Prospector Kenny Wells (Matthew McConaughey) dreams big. Even though it's 1988, a recession is under way, and Wells' mining company (left to him by his father) hasn't struck anything remotely valuable in years. Wells keeps dreaming big, and after recalling a meeting with geologist, Mike Acosta (Edgar Ramirez), a man who has has his own dreams about what's under the ground and where to find it, Wells sets out to turn the fortunes of his company around.
Wells skips out on his girlfriend, Kay (Bryce Dallas Howard), hocking her jewellery to fly to Indonesia to see Acosta. There Wells convinces Acosta to become his partner and the pair set off into the jungle. Convinced they've found the spot which will make them rich, they begin drilling. Results at first are unpromising. To make matters worse, Wells gets malaria. Then the local workers revolt. Wells and Acosta look to have struck out.
And then they haven't. Positive results from the samples they have drilled spell gold. Lots of gold. Wells returns home a hero. He sets his company up in new offices (they'd been working out of a bar) and then goes around drumming up new investors. They all want in. And Wells gets a taste of money, power and acclaim. Acosta continues sending good news about what he's found and the share price of Wells' company keeps heading skyward. But has Wells finally won?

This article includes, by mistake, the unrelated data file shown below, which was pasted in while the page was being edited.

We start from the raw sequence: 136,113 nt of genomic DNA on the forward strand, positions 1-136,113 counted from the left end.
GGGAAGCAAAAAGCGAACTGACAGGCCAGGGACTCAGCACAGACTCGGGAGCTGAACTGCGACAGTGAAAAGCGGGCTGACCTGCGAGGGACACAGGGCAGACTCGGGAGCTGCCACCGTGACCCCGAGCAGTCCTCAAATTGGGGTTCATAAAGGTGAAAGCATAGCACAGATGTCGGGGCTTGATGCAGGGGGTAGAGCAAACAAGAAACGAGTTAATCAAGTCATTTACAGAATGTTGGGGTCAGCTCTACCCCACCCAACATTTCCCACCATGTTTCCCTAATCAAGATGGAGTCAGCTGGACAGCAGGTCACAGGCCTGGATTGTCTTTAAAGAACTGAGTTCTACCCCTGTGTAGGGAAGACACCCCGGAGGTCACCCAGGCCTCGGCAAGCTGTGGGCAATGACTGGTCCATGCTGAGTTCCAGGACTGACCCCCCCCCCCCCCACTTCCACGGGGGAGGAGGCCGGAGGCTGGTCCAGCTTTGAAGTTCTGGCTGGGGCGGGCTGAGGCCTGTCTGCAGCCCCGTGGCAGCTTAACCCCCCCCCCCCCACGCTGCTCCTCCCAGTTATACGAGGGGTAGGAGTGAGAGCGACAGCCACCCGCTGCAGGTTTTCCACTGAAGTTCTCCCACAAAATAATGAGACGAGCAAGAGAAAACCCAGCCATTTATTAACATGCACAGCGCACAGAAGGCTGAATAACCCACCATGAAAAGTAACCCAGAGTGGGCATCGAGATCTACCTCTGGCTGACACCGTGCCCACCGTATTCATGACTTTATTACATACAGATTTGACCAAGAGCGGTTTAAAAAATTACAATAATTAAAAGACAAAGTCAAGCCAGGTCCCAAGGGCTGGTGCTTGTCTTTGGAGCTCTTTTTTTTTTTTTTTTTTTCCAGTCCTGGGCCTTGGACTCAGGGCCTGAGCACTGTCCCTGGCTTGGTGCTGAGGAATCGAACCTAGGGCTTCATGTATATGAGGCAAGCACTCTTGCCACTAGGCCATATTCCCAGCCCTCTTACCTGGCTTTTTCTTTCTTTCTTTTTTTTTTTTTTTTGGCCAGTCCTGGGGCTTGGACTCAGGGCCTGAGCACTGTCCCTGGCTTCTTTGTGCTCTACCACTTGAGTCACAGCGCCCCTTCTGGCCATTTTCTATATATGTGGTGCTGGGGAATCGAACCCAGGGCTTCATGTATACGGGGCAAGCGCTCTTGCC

Inspired by the Bre-X mining scandal of the 1980s and directed by Stephen Gaghan, Gold tells a very American story. Wells is a hustler, a gambler, the man who won't rest until he's rich and famous. But it's not even about the money, it's about success, after years and years of not having success. For Wells, success comes first and everything else - his relationships, his dubious methods, his health - all come second.
A physically transformed Matthew McConaughey (he's balding, rotund and his teeth are crooked) tries his best with Wells - you can see him really trying to sell the whole thing to everyone. Edgar Ramirez's Acosta just comes along for the ride, he's surprisingly nonplussed as the worldly geologist as comfortable in the Borneo jungle as he is in the boardrooms of Wall Street firms. The remaining cast members say and act just exactly how you would expect them to.
There is some wonderful cinematography - the ancient Indonesian jungle is rendered vividly on the big screen. There's also a pretty happening soundtrack. But everything else is a little off. Gold reaches for a lot of themes: the down-on-his-luck hustler trying to make it, the unashamed greed of Wall Street, even corruption in Indonesia. But it's all a bit superficial - everything is glossed over to reach the end. And when the film reaches its crescendo there are a few twists and turns, but not enough else.